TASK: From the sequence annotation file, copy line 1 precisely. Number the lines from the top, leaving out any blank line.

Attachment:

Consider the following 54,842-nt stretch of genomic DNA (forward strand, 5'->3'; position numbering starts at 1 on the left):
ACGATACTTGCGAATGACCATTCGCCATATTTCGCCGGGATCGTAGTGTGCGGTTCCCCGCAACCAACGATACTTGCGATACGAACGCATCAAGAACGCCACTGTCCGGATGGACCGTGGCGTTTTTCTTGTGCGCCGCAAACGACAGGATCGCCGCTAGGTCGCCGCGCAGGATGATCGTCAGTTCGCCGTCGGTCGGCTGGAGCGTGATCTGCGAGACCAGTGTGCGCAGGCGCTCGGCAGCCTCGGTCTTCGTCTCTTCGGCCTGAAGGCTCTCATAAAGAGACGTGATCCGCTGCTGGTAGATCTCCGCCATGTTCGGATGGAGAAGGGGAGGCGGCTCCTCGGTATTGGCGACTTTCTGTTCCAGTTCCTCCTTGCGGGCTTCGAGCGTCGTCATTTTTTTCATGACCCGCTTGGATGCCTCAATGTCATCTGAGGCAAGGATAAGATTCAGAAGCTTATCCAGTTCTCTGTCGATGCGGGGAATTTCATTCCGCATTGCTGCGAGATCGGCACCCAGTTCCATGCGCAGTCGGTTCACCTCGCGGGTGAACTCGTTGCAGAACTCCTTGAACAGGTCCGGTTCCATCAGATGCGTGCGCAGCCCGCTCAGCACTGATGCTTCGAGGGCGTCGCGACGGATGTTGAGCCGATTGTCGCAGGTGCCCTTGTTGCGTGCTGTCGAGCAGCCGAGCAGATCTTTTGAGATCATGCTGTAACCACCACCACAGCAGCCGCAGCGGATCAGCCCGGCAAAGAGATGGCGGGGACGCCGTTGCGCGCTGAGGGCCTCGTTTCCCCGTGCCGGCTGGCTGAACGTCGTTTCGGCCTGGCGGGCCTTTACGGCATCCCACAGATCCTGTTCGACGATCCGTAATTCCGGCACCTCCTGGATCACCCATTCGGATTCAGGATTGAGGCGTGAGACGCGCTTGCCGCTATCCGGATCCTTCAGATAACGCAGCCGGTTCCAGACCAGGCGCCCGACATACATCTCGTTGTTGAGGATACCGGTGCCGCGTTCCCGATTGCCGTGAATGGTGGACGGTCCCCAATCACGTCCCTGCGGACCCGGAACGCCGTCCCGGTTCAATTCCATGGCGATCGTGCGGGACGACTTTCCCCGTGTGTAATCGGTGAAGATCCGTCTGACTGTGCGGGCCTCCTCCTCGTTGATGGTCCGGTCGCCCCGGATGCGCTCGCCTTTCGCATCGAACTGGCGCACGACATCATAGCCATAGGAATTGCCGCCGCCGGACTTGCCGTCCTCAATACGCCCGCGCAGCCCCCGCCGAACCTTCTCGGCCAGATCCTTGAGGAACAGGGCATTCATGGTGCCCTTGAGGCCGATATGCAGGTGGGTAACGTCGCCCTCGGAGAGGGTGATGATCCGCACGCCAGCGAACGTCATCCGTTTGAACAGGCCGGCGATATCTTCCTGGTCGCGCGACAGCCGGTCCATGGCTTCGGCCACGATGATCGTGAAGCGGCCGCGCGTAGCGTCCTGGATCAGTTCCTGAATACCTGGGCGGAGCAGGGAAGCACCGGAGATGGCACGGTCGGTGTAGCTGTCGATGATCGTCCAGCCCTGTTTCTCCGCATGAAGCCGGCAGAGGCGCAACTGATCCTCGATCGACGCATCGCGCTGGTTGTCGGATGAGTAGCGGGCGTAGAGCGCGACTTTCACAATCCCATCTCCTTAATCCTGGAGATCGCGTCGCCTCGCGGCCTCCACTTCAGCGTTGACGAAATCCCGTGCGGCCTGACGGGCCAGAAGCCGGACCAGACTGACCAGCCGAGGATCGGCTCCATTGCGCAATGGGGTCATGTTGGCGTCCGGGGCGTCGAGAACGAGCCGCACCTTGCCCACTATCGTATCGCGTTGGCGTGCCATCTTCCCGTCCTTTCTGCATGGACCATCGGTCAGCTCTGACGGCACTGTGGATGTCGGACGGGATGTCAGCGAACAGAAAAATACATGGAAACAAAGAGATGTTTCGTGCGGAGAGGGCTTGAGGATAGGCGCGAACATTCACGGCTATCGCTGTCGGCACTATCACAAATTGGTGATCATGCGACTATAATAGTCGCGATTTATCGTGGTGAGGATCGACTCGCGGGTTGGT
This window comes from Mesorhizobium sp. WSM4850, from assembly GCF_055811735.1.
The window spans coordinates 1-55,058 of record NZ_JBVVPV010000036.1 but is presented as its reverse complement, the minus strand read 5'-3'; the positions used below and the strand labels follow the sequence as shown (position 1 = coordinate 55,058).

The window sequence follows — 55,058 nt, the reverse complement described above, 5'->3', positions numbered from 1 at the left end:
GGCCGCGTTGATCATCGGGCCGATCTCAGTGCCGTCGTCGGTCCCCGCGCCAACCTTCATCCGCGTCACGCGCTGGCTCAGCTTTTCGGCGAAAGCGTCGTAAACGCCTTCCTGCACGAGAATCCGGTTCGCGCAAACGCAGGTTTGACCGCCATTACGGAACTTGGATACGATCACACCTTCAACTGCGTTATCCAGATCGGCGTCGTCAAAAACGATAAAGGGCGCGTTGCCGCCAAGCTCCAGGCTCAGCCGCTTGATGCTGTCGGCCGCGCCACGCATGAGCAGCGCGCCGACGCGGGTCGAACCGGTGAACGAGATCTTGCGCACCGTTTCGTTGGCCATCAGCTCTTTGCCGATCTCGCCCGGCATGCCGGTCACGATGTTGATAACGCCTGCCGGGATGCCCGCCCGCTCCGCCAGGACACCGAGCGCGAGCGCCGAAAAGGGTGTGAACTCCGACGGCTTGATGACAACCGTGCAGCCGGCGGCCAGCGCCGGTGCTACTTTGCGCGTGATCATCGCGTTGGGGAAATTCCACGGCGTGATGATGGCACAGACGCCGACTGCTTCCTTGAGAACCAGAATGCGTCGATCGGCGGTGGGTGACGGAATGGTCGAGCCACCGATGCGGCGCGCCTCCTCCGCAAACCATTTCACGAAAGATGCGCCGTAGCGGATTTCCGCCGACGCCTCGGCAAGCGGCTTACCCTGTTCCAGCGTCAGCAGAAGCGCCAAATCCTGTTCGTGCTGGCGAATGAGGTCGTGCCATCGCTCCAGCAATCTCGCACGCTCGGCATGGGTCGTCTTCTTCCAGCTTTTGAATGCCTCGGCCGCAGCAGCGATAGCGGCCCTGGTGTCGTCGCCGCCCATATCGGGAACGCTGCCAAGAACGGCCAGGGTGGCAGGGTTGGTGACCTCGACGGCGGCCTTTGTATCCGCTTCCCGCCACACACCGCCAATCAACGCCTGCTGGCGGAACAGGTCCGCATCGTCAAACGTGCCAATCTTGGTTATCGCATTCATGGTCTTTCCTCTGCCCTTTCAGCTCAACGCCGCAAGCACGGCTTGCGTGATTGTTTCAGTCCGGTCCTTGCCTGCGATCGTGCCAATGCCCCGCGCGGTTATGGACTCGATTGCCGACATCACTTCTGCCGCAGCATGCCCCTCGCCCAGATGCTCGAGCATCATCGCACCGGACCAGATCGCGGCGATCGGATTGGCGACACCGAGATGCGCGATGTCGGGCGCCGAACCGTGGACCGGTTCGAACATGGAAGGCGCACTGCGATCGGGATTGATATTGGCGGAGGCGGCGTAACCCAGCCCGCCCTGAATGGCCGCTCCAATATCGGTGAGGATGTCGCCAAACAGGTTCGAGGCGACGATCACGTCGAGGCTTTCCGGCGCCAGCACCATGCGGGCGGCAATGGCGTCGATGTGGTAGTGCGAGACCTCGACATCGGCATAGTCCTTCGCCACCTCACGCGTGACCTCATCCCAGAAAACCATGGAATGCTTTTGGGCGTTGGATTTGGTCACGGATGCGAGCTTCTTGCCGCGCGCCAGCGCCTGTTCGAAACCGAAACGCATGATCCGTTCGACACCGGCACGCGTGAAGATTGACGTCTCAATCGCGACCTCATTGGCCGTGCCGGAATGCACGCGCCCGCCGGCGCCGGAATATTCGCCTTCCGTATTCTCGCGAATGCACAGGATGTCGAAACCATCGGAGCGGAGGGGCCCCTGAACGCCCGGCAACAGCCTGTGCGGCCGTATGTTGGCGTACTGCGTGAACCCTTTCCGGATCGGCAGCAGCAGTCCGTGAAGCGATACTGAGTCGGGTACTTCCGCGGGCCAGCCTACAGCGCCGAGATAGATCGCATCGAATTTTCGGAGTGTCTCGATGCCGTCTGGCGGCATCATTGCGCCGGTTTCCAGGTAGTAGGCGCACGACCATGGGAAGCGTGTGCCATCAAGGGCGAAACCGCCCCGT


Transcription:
Consider the following 54,842-nt stretch of genomic DNA (forward strand, 5'->3'; position numbering starts at 1 on the left):